The King 606 is a sturdy, well-put-together instrument that is able to take the wear and tear that comes with being used by a young beginner without the instrument breaking. It functions well, and is not a trombone that the student will outgrow quickly. Unless the beginner decides that they would like to go professional, this is a trombone that could last them their whole life! Even if they step up to a professional symphonic horn, the King 606 is an excellent horn to keep around if the player ever ends up playing jazz, playing in a marching band, and in several other situations.
4. Bach TB701
The Bach brand is known for their professional model trombones, their 42b being one of the tried-and-true professional trombones often heard in major symphony orchestras to this day. Bach also has come out with a line of beginner trombones like the TB701 at an affordable price for the beginning player. Like Yamaha, Bach also offers intermediate and professional trombones that fit a variety of styles. To show how versatile the line of Bach trombones are, the legendary Chicago Symphony Orchestra trombone section currently all play on Bach trombones, and the famous jazz bandleader and trombonist Glenn Miller played on a Bach trombone!
5. Blessing BTB-1280
The next trombone on this list is the Blessing BTB-1280. Blessing trombones are an excellent choice for beginners! Their durability, ease of playing, and quality of production earns them a spot on this list. Of the trombones on this list, it is also the most inexpensive – and overall is about as inexpensive as quality beginner trombones will be.
6. pBone PBONE1B
If you recall, earlier in the article it was mentioned to be wary of any trombone coming in at under $200. The pBone trombone is the exception to this recommendation, but it comes with a catch. The first thing anyone will notice is that the pBone trombone comes in a variety of colors that are not seen on other trombones – green, blue, red, purple, and more! Additionally, this trombone is made out of plastic.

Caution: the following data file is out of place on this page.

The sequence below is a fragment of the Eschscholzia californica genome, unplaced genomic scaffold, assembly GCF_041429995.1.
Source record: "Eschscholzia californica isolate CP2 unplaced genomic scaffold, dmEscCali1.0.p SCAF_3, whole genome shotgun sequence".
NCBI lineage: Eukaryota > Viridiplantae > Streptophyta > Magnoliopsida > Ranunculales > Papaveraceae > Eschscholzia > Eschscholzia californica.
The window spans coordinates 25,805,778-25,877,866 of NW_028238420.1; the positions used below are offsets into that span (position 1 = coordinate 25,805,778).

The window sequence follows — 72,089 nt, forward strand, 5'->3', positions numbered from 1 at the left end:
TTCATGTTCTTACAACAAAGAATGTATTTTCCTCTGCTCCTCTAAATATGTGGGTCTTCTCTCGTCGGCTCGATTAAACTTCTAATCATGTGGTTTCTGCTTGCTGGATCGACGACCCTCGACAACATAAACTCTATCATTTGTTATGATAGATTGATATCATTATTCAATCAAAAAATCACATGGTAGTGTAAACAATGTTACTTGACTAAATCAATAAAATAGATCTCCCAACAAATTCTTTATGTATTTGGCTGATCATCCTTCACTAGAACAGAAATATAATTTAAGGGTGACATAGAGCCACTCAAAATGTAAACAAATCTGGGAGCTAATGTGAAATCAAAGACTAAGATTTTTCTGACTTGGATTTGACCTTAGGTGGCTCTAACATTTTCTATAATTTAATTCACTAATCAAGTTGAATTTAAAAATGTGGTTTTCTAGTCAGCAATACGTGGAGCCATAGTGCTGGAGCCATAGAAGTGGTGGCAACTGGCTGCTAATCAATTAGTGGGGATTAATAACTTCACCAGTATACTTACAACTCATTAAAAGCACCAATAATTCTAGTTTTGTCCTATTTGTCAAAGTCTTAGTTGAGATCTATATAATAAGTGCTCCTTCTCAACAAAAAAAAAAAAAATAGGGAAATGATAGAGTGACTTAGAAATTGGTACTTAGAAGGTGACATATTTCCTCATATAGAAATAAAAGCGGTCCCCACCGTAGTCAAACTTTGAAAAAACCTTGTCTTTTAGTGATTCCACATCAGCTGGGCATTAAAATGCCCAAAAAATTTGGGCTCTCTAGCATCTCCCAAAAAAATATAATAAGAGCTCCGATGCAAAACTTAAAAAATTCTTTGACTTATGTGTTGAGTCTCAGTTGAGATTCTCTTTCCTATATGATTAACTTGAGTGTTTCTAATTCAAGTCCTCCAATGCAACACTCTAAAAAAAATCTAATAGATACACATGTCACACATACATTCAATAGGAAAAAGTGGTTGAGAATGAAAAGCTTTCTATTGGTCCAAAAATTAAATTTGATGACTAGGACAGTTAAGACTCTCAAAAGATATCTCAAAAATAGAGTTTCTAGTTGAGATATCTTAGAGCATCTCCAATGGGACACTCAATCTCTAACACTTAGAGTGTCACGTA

This makes the pBone trombone very inexpensive compared to its counterparts, lighter in weight, and a lot more durable. The interesting thing about the pBone is that the pros of the instrument are also its cons. The fun, bright colors will be very enticing to a younger beginner (before age ten), and the superior durability of the material makes it so that it’s much more safe for a student to use it before age ten. At the same time, those colors make this a very gimmicky product. While it can be a fun novelty for the older, more experience players, its charm wears off quickly like any novelty. Also, brass trombones (the standard – every other trombone on this list) will always have a superior sound and be easier to play than trombones made out of plastic and carbon fiber. This instrument, because of its price, durability, weight, and unique fun colors earns it the honorable mention spot on this list as an alternative to a brass instrument for players under the age of ten. This instrument, however, is not recommended for a fourth or fifth grader who is starting to play in the school band.
Once again it is worth stating that this is not an exhaustive list of every trombone that would be a good pick for beginning players, this is just a selection of some of our favorites based on what teachers commonly recommend. If your student is in school, their band teacher may have suggestions of their own that you can either look up online or find in a music store – in many cases local music stores will partner with schools to offer their choice of beginner trombones to anyone starting out. Once again, we caution you before buying any very inexpensive unmarked trombones, as they are very cheaply made and often come defective or in poor condition – even if they are brand new! Stick with one of the best beginner trombone brands from this list, talk to your student’s band director for guidance, or visit a local music store to find the best match for you.